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Microsoft's management software has never quite measured up to that of Hewlett-Packard, IBM, BMC, or CA, the "big four" of IT systems management. But the company hopes to begin changing minds about that at the annual Microsoft Management Summit this week, and much of the impetus comes from a rather unlikely place: the integration of open source code into a System Center management product.
On Tuesday, Microsoft announced that it's extending its management software to Linux and Unix environments by integrating some of the open source OpenPegasus project's code into System Center Operations Manager, and will contribute back. The addition of cross-operating system management, the number one customer request for System Center, represents further recognition by Microsoft that it's not a Windows-only world. It also is a significant move toward putting Microsoft on equal footing as a legitimate enterprise management vendor.
"I don't care what enterprise you walk into, they're not going to be single platform. You just don't see that," said Clear Channel solution architect Curt Smith, a System Center customer, in an interview. Clear Channel uses Linux to operate its radio Web platform, has a bunch of creative employees on Apple OS X, and uses VMware for virtualization. "I want the ability to manage it all from one spot. You can't have a bunch of tools all over the place, or else you'll just end up cracking up."
The move toward enabling broad cross-platform management formally begins this week with a test release of System Center Operations Manager 2007 Cross Platform Extensions, which will provide out of the box service management support for HP-UX, Red Hat Enterprise Linux, Novell SUSE Linux Enterprise Server, and Sun Solaris. It may take a while for Microsoft to build real enterprise-wide management credibility, and that starts with actually delivering on the promise of heterogeneity.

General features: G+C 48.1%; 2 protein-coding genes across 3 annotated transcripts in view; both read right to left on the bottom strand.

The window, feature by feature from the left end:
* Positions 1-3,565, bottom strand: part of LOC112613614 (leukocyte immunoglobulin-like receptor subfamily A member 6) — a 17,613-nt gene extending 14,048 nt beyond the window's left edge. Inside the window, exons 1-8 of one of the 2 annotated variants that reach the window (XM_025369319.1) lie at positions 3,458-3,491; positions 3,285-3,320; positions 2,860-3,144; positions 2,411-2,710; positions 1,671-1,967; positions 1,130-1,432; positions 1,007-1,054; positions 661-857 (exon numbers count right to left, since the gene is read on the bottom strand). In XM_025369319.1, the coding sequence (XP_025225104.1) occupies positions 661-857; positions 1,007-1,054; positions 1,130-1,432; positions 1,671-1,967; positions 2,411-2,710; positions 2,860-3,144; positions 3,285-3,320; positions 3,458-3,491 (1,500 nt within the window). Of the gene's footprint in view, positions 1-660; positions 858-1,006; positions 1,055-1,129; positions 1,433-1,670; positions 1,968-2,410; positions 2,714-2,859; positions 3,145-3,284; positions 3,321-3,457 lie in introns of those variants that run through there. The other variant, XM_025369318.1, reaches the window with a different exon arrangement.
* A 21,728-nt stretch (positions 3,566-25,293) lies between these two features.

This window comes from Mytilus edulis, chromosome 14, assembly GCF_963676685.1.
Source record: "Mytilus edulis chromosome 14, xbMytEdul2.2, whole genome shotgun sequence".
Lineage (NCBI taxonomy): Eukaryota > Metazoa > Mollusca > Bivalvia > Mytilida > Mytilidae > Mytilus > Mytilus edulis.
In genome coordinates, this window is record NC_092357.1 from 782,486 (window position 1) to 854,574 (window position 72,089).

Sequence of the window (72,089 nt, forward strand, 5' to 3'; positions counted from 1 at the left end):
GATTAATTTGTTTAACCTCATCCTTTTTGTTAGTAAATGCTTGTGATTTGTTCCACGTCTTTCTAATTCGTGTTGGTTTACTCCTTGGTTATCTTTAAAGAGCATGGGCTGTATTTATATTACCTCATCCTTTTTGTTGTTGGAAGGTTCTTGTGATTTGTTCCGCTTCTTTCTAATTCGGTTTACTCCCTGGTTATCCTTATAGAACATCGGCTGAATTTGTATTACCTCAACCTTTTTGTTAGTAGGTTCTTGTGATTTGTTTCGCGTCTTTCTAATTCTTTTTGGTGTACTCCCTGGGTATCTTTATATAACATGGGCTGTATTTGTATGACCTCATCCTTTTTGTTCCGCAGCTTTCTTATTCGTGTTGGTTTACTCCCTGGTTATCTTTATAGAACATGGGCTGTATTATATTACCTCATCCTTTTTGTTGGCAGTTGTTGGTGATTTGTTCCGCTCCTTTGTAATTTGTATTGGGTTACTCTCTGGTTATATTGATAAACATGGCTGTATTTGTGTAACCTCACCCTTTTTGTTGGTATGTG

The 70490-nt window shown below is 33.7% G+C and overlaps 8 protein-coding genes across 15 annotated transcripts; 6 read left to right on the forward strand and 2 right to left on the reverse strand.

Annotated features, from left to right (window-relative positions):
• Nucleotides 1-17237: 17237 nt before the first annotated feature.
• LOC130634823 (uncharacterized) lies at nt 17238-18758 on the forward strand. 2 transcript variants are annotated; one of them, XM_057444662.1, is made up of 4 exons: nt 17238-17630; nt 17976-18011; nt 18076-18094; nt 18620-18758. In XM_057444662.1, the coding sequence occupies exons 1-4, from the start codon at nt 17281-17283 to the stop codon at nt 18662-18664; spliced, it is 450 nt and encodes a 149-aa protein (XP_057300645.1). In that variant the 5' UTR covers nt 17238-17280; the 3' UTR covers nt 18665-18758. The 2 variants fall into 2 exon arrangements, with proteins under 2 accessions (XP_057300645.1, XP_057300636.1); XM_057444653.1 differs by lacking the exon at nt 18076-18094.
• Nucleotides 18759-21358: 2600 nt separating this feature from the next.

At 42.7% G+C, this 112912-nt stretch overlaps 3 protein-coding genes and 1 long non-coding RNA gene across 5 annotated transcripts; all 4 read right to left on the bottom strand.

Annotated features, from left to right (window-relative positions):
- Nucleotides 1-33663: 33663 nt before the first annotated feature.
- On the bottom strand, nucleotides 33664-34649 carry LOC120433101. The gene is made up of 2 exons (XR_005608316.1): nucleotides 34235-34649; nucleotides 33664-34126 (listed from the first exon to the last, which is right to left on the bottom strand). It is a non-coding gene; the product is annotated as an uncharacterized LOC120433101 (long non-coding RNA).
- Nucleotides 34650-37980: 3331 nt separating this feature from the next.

"We've established a very strong position in Windows management, but customers want us to do more," said Bob Muglia, senior VP of Microsoft's server and tools business, in an interview. "This is definitely a big step for Microsoft from being simply a Windows-focused management company to an enterprise-focused management company."
Third-party software to manage Linux environments has been available before. But it costs extra and hasn't come direct from Microsoft, so it hasn't been as deeply integrated into System Center and adapters had to be upgraded with each product cycle. Now, those software companies can leverage Microsoft's own integration to provide deeper management of Linux- and Unix-based software.
Novell, Quest and Xandros are announcing their own add-ons that use Cross Platform Extensions to manage SUSE Linux Enterprise Server on a deeper level than Microsoft's software does, as well as Apache, MySQL, IBM WebSphere and Oracle running on Linux and/or Unix. In an interview, Xandros CEO Andy Typaldos said management of SendMail and Scalix is coming, too.
The use of OpenPegasus in Cross Platform Extensions is just a first step for Microsoft in broadening its management horizons. "As I look for the strategic direction I have for System Center, managing non-Microsoft applications and systems is a core part of my strategy," said Brad Anderson, GM of Microsoft's management and services division, in an interview.